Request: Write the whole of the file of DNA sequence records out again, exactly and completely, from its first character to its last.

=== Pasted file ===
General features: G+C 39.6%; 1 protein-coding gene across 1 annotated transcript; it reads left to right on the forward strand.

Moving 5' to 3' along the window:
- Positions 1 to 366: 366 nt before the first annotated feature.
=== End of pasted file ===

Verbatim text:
General features: G+C 39.6%; 1 protein-coding gene across 1 annotated transcript; it reads left to right on the forward strand.

Moving 5' to 3' along the window:
- Positions 1 to 366: 366 nt before the first annotated feature.